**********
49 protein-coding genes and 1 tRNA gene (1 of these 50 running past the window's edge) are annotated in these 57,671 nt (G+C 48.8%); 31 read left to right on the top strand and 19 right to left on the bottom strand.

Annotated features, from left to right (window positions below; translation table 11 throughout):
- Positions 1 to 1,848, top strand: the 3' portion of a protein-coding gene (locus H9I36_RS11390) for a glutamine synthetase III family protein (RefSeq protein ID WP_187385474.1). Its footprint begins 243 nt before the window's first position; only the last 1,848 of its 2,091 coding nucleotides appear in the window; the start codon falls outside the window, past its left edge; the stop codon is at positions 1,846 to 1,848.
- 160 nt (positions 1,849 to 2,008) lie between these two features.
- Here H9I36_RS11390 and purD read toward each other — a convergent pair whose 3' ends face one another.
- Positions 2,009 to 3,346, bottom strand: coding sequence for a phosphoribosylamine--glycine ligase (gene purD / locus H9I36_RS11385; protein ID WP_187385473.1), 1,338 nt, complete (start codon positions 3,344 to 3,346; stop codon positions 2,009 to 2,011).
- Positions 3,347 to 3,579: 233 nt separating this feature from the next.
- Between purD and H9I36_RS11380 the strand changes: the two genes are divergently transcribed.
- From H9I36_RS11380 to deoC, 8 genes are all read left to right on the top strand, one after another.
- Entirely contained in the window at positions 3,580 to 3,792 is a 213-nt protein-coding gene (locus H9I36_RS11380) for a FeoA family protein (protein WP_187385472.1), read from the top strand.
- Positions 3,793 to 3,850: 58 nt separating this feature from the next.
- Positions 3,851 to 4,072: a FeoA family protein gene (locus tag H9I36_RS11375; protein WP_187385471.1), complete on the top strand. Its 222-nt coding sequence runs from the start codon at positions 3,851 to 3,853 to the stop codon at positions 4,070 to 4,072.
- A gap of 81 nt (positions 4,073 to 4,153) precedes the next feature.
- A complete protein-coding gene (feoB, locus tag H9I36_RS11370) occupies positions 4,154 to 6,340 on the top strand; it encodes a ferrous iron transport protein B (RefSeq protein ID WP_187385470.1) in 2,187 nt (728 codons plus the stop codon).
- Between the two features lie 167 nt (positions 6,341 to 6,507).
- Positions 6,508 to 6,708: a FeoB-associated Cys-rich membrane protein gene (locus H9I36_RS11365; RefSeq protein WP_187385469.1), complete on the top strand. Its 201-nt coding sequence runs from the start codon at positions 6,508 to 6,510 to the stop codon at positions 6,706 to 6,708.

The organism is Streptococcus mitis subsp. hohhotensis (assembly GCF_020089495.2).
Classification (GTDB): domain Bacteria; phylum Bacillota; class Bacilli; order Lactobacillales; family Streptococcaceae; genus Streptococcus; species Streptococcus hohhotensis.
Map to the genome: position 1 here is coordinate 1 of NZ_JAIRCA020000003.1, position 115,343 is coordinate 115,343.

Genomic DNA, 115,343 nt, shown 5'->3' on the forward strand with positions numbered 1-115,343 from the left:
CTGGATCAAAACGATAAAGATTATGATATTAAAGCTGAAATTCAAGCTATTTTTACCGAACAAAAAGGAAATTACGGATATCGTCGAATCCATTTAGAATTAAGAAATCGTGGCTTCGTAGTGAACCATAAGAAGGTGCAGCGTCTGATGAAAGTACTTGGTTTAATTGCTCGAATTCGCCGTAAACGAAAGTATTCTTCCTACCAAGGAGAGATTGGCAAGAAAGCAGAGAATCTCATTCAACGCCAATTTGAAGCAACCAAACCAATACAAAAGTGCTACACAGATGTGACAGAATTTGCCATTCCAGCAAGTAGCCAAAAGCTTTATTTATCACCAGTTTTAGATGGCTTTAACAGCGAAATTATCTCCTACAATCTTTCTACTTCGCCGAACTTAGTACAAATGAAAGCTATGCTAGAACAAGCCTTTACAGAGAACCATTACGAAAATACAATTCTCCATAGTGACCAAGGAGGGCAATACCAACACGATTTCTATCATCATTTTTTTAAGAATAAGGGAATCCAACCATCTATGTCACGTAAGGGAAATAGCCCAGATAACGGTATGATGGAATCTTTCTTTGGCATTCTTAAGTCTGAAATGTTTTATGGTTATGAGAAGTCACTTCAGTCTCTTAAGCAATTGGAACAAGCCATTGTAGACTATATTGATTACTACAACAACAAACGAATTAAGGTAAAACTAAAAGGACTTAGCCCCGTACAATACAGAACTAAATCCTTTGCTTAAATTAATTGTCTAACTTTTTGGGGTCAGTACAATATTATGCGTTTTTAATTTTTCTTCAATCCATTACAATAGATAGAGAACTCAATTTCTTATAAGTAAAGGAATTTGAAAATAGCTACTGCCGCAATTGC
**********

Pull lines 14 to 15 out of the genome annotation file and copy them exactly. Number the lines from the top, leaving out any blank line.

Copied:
- A complete protein-coding gene (feoB, locus tag H9I36_RS11370) occupies positions 4,154 to 6,340 on the top strand; it encodes a ferrous iron transport protein B (RefSeq protein ID WP_187385470.1) in 2,187 nt (728 codons plus the stop codon).
- Between the two features lie 167 nt (positions 6,341 to 6,507).